Singleton, who has been employed by Mercy Ministries since 2004, is one of the girls Alcorn has helped. Though she never formally sought help from the ministry, Singleton—a thin woman in her late 30s—was aware of the organization before moving to Nashville because she “somehow got on the mailing list while in Florida.”

“I once had a pretty severe eating disorder. … I would get Mercy’s magazines and just bawl,” she says. “It was the first time I truly thought freedom was possible.”

Alcorn, from what I had seen at the graduation ceremony earlier that morning, struck me as a powerful personality who could be not only encouraging but also a bit domineering on occasion. I asked Singleton about this.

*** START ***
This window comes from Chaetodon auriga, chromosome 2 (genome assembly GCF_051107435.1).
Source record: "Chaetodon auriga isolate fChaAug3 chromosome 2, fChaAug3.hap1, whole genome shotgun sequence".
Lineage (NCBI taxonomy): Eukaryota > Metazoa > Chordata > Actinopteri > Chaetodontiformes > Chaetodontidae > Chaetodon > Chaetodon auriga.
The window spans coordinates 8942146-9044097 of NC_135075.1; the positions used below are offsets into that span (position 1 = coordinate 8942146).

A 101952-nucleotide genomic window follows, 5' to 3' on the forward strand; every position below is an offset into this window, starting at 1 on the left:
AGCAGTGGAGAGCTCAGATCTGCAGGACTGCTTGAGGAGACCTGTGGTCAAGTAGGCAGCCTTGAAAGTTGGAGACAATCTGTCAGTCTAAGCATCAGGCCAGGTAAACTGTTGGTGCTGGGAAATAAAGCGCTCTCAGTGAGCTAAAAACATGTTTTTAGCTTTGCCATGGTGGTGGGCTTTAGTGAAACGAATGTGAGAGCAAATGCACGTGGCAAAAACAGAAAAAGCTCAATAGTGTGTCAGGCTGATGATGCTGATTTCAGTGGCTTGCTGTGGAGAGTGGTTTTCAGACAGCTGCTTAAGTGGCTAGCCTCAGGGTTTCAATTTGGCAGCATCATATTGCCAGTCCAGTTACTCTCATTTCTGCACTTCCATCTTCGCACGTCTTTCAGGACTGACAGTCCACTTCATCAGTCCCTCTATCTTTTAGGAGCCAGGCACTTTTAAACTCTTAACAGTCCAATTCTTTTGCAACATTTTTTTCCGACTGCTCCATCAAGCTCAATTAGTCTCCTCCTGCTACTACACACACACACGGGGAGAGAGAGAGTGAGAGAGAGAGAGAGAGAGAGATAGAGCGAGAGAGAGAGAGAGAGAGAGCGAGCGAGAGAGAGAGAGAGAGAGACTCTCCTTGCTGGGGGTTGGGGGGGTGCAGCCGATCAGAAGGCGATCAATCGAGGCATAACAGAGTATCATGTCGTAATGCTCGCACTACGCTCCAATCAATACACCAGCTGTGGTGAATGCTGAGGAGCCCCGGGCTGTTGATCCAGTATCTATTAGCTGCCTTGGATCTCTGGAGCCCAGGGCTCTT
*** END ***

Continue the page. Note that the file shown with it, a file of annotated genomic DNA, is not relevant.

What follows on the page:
“She’s pretty intense,” Singleton said. “But I’m pretty intense, too. But yes, [Alcorn is] very direct; I think she knows that about herself.” She’s also a charismatic presence, Singleton added, which explains why so many people have gravitated to Alcorn’s ministry and message over the years—including those who might be apt to take advantage of her generosity.

But where did the generosity come from? What drives a person to dedicate her life to helping girls who have a child out of wedlock or cut themselves or refuse to eat? Even after reading reams of promotional literature, watching a graduation and talking to Singleton, I didn’t have an answer.